A Unique Chance For Student Writers To Network

English Professor Kristen Lauer Offers Students Discussion With Writers and A Plate of Lasagna


Published: April 22, 2010

As the taxi makes its way uptown, I sit in the back thinking about how anxious I am. I can’t wait to see everyone and taste the delicious meal that I’ve been hearing about for months. Finally, we are at an apartment building that I’ve never been to. It’s beautiful and as I take the elevator up to the top floor, I’m ready to get inside and get the party started. I ring the doorbell and begin to feel a little nervous. It’s not often you find yourself ringing the doorbell for the apartment of your professor. However, that is exactly where I found myself on April 11.

As I wait for Kristen Lauer, associate professor of English, to open the door, I think about what kinds of opportunities this class has already presented me with. The Writer’s Road is a class that was created by Lauer herself and basically helps explain the writing journey to those who are interested in the field. Guest speakers come every other week and are working writers that have graduated from Fordham and who have even had Lauer as a professor at one point.

“The best part of teaching The Writer’s Road has been watching my students from years gone by give back from their lives as writers to all in the class,” Lauer said. “This class, I felt, was composed of unique and talented students. I have enjoyed getting to know each one.”

The visiting writers spend two days guest lecturing on the profession and offer helpful insight into the ups and downs of the job. On top of that, they have been more than willing to keep in contact with us if we need advice or have any questions. The dinner provided even more of an opportunity for us students to pick the minds of these visiting writers. We all sat around going over short pieces of writing that some of the students had submitted to Kevin Killian, a working critic currently living in San Francisco. Other than that, we were given the chance to simply network with a couple of the other writers, Bill McKay and Brian Centrone, both of whom were once students of Lauer’s and who went on to become successful in the writing journey.

It is rare that working writers will take time out of their schedules to help students find their way and truly want them to succeed. The guests we have had this semester are a testament to how amazing Lauer is. After all, flying cross-country (made possible because of a Fordham donor excited about making this class possible) or dedicating a book to her is no minor detail.  This is one professor whose kind actions definitely don’t go unnoticed.

“I love how relaxed it is, and it’s nice to know that Dr. Lauer knows and cares about all of us,” said Sara Ingle, Fordham College at Lincoln Center (FCLC) ’12. “It’s really different how much effort she puts into everything. She bought me the ‘Screwtape Letters’ and she bought a few other people books, and I don’t think I’ve ever had an English teacher that picked out a book for me outside of what we had to do in class in a long time.”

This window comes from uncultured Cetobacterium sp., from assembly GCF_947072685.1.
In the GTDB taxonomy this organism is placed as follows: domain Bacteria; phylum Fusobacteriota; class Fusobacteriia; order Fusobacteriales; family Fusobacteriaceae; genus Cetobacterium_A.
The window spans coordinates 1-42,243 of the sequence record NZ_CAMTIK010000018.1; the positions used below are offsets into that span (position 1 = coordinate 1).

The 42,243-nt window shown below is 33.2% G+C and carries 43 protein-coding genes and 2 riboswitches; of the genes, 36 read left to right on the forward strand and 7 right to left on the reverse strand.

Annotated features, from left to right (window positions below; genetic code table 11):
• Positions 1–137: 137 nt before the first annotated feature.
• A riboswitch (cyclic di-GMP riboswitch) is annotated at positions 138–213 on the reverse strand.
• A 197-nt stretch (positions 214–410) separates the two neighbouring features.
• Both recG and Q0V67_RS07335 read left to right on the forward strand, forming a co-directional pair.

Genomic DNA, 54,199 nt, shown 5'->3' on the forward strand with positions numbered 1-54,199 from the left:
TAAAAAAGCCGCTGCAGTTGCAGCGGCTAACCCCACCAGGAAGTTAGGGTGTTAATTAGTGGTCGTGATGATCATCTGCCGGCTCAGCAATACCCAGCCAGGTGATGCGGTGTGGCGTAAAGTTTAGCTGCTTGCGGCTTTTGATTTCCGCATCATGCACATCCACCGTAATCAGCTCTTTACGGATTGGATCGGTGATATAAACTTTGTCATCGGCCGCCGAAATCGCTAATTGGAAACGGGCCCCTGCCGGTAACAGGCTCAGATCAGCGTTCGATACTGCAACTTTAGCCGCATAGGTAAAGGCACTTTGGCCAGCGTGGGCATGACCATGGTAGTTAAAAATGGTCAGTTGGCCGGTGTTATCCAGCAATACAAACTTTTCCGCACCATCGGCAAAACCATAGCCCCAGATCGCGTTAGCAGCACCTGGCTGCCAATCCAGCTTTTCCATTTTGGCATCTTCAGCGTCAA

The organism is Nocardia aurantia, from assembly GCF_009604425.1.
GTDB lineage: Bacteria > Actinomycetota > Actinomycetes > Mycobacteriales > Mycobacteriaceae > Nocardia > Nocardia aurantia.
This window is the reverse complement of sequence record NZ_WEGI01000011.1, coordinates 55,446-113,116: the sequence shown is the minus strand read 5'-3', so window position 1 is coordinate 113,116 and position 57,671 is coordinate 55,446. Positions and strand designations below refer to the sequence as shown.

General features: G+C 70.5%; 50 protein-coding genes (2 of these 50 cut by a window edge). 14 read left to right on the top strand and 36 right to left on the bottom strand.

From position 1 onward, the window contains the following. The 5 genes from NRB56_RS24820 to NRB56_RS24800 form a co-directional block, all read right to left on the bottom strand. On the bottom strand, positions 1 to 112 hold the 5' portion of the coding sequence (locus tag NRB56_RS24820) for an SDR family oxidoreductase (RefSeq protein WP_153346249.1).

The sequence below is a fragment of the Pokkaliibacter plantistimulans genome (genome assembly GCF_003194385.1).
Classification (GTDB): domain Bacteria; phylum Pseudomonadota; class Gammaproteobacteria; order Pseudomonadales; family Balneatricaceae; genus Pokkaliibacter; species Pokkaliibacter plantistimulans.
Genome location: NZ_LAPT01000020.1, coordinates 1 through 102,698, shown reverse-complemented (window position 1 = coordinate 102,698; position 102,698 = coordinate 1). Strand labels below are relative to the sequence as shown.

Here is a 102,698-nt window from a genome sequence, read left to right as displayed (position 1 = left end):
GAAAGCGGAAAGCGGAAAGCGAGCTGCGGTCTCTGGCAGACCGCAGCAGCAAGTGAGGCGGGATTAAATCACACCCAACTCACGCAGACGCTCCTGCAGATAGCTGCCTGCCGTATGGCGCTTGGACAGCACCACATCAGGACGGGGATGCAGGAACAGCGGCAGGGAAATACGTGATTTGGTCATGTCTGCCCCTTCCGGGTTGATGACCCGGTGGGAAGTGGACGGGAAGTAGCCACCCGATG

Being able to get to know these writers on a personal level greatly increased without the borders of a classroom. Our stomachs were full from the lasagna and a specially mixed punch. Instead of desks, we were sitting on large comfy couches with a view of the Hudson River and how can people not bond over the deliciousness of homemade chocolate cake?

About the dinner, McCay said, “It’s also good strategy, I think. Offering a way for students and guest speakers to mix informally allowed us all to escape the structures—or is that the strictures?—of the classroom. It allowed us to get into some one-on-one discussions. I’m always amazed at the questions I’ll hear when people aren’t inhibited by what their classmates will think.”

In a society where it is all about who you know, having a professor that understands this is a blessing. Instead of hounding students with pointless work, Lauer encourages us to discover our own writing techniques and take our time figuring out who we are as hopeful writers. She pushes us to get to know those who have been successful before us, who have started at the same campus with the same professor. This class has done more than present ideas from a textbook and it has benefited many students.

“When I started the class, I just kind of thought it would be fun to do, but I didn’t really expect it to go anywhere,” Ingle said. “But now I’m thinking that I could probably actually have a chance at getting published in the next year or something. And I know that I have Dr. Lauer’s support in whatever I do.”

That’s just it. This class has helped us perfect the stories we want to tell and has let us network with some of the successful writers who started where we are today. On top of that we’ve received a dinner party, permission to call our professor on her home line at all hours of the night, and of course, the emails signed with “love.” What more could one student hope for?